What is Focal Therapy?
The use of focal or hemi therapy with HIFU while still in its infancy may offer some hope for such men. Focal therapy will allow treatment of small cancers with low side effects while not precluding later radical treatment if indicated. According to Professor Emberton professor of urology UCL and an expert in active surveillance vs focal therapy, the arguments in favor of focal therapy are
1) relief of potential psychological burden - offering these men some form of treatment is better than none
2) reduction of cancer progression rate (approximately one third of men on active surveillance require delayed intervention within 5 years).
The proponents of active surveillance argue that most men can avoid treatment and those that have delayed intervention have a period of time free of treatment-related side effects. However, the period of low side effects could be extended if focal therapy were to be carried out at diagnosis.The arguments against focal therapy for men who are suitable for active surveillance is that any treatment within this group is liable to be over-treatment and subject to some side effects. Hemi therapy with HIFU however appears to have a similar side effect profile compared to AS at least in the short term. A randomized trial comparing HIFU to radical surgery is currently underway and should answer some of the longer term follow up questions.
HIFU is further discussed in our other website www.hifuforradiationfailure.com
The survival statistics on prostate cancer continue to improve every year because of the advances in health care available in the US and developed nations. According to the American Cancer Society, and NIH the most recent data, when including all stages of prostate cancer reveal that: the 5-year relative survival rate is almost 100%; the 10-year relative survival rate is 98%;the 15-year relative survival rate is 95%.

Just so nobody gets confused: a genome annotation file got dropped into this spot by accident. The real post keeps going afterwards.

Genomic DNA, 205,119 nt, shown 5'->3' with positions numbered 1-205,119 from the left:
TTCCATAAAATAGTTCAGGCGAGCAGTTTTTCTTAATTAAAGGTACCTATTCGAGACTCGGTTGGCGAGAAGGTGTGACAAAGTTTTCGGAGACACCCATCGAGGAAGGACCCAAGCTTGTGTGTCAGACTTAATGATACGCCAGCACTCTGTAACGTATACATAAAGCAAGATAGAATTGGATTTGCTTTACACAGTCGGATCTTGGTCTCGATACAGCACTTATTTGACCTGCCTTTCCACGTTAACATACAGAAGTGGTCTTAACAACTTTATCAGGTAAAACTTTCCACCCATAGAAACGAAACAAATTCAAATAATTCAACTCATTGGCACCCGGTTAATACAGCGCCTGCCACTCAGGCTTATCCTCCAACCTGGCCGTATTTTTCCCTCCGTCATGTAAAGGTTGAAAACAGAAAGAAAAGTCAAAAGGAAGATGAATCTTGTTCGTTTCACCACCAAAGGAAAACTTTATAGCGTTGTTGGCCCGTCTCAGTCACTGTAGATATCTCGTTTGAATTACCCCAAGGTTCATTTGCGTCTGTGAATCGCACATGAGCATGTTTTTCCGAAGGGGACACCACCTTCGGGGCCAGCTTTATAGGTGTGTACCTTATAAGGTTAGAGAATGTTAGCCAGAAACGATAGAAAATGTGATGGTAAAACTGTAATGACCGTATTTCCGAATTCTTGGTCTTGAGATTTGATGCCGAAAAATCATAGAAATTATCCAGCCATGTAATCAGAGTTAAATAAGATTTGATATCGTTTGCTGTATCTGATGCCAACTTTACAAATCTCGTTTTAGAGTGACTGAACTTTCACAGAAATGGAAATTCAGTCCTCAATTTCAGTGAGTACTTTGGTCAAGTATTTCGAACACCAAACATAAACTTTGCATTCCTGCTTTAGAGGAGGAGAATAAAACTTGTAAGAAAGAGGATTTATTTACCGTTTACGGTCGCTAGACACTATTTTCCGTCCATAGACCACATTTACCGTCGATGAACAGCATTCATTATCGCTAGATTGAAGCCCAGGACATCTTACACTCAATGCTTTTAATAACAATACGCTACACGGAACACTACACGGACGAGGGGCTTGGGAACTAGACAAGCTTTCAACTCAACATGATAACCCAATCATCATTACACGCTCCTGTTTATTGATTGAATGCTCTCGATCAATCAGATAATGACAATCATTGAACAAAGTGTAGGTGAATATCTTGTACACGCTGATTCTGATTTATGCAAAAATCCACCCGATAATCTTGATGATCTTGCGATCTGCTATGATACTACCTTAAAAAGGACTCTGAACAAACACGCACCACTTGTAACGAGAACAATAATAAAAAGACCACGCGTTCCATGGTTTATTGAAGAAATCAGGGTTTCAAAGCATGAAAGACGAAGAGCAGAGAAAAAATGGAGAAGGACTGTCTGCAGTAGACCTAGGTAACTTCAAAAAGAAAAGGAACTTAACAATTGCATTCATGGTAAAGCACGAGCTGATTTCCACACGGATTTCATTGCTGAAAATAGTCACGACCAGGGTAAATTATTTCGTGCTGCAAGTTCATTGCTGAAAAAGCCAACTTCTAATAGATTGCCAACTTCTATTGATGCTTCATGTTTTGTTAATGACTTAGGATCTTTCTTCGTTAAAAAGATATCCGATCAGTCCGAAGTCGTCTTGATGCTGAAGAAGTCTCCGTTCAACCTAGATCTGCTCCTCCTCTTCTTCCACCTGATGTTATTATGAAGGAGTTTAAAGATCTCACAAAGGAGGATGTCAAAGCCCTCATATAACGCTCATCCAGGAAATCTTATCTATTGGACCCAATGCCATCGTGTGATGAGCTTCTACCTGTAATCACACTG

Keep in mind that just as 5-year survival rates are based on men diagnosed and first treated more than 5 years ago, 10-year survival rates are based on men diagnosed more than 10 years ago. The 5-year survival rate is the percentage of people who live at least 5 years after being diagnosed with cancer. For example, a 5-year survival rate of 90% means that an estimated 90 out of 100 people who have that cancer are still alive 5 years after being diagnosed. Many of these people live much longer than 5 years after diagnosis.
“Prostate cancer can be a serious disease, but most men diagnosed with prostate cancer do not die from it. In fact, more than 2.9 million men in the United States who have been diagnosed with prostate cancer at some point are still alive today,” - American Cancer Society.
According to the National Institutes of Health, the overall diagnosis of new cases of prostate cancer have been falling an average of 5% percent annually over the last decade, while the death rate has decreased an average of 3.6% from 2004 through 2013. In 1975, the 5-year relative survival rate was only 66%, which increased to 88.4% in 1990 and is currently at 99.9%.
Many men as well as their doctors have doubts about the efficacy of surveillance programs in a non university setting without access to the latest in technology. Men are not sure if their urologist and primary care are aware of the latest advances or if they have access to these technologies. The average urologist in private practice in the US does not have the time or clinical support to conduct an active surveillance program where monitoring can be compromised due to inadequate resources for careful follow up. Some men are seeking a compromise between no treatment versus limited treatment with low side effects. Anxiety and the uncertainty of disease progression are major reasons cited by the 30- 50% of patients who end up with treatment within 2 years despite starting on a surveillance program.